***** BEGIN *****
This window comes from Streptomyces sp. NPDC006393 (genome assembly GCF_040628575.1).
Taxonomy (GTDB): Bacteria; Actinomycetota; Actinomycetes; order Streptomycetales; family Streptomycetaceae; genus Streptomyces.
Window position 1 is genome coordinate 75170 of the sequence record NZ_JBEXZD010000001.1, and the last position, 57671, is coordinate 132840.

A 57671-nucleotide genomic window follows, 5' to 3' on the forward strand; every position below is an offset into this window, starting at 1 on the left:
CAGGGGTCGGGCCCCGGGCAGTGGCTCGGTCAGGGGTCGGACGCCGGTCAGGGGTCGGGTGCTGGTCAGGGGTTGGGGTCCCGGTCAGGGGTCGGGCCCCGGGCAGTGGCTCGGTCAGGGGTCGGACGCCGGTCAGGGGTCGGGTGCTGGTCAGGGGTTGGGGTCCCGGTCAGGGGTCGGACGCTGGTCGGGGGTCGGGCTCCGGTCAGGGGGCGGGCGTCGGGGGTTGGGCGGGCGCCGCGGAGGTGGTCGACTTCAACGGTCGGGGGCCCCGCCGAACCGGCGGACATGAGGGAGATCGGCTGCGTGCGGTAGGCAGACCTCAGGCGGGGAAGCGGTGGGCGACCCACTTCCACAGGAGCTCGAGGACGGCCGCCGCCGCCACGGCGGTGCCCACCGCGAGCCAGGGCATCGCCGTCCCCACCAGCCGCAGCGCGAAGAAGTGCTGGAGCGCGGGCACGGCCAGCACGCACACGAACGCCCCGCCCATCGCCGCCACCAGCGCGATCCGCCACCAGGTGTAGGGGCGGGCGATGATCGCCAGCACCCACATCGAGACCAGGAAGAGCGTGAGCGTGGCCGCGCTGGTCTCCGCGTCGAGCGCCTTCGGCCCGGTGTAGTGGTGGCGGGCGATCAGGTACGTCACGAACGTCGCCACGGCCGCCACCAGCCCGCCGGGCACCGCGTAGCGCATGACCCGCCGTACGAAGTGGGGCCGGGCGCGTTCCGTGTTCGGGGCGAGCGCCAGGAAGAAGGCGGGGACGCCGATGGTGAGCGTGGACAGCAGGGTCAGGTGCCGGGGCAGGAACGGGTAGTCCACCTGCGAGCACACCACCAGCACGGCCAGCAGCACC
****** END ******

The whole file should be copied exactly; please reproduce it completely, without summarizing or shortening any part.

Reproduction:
This window comes from Streptomyces sp. NPDC006393 (genome assembly GCF_040628575.1).
Taxonomy (GTDB): Bacteria; Actinomycetota; Actinomycetes; order Streptomycetales; family Streptomycetaceae; genus Streptomyces.
Window position 1 is genome coordinate 75170 of the sequence record NZ_JBEXZD010000001.1, and the last position, 57671, is coordinate 132840.

A 57671-nucleotide genomic window follows, 5' to 3' on the forward strand; every position below is an offset into this window, starting at 1 on the left:
CAGGGGTCGGGCCCCGGGCAGTGGCTCGGTCAGGGGTCGGACGCCGGTCAGGGGTCGGGTGCTGGTCAGGGGTTGGGGTCCCGGTCAGGGGTCGGGCCCCGGGCAGTGGCTCGGTCAGGGGTCGGACGCCGGTCAGGGGTCGGGTGCTGGTCAGGGGTTGGGGTCCCGGTCAGGGGTCGGACGCTGGTCGGGGGTCGGGCTCCGGTCAGGGGGCGGGCGTCGGGGGTTGGGCGGGCGCCGCGGAGGTGGTCGACTTCAACGGTCGGGGGCCCCGCCGAACCGGCGGACATGAGGGAGATCGGCTGCGTGCGGTAGGCAGACCTCAGGCGGGGAAGCGGTGGGCGACCCACTTCCACAGGAGCTCGAGGACGGCCGCCGCCGCCACGGCGGTGCCCACCGCGAGCCAGGGCATCGCCGTCCCCACCAGCCGCAGCGCGAAGAAGTGCTGGAGCGCGGGCACGGCCAGCACGCACACGAACGCCCCGCCCATCGCCGCCACCAGCGCGATCCGCCACCAGGTGTAGGGGCGGGCGATGATCGCCAGCACCCACATCGAGACCAGGAAGAGCGTGAGCGTGGCCGCGCTGGTCTCCGCGTCGAGCGCCTTCGGCCCGGTGTAGTGGTGGCGGGCGATCAGGTACGTCACGAACGTCGCCACGGCCGCCACCAGCCCGCCGGGCACCGCGTAGCGCATGACCCGCCGTACGAAGTGGGGCCGGGCGCGTTCCGTGTTCGGGGCGAGCGCCAGGAAGAAGGCGGGGACGCCGATGGTGAGCGTGGACAGCAGGGTCAGGTGCCGGGGCAGGAACGGGTAGTCCACCTGCGAGCACACCACCAGCACGGCCAGCAGCACC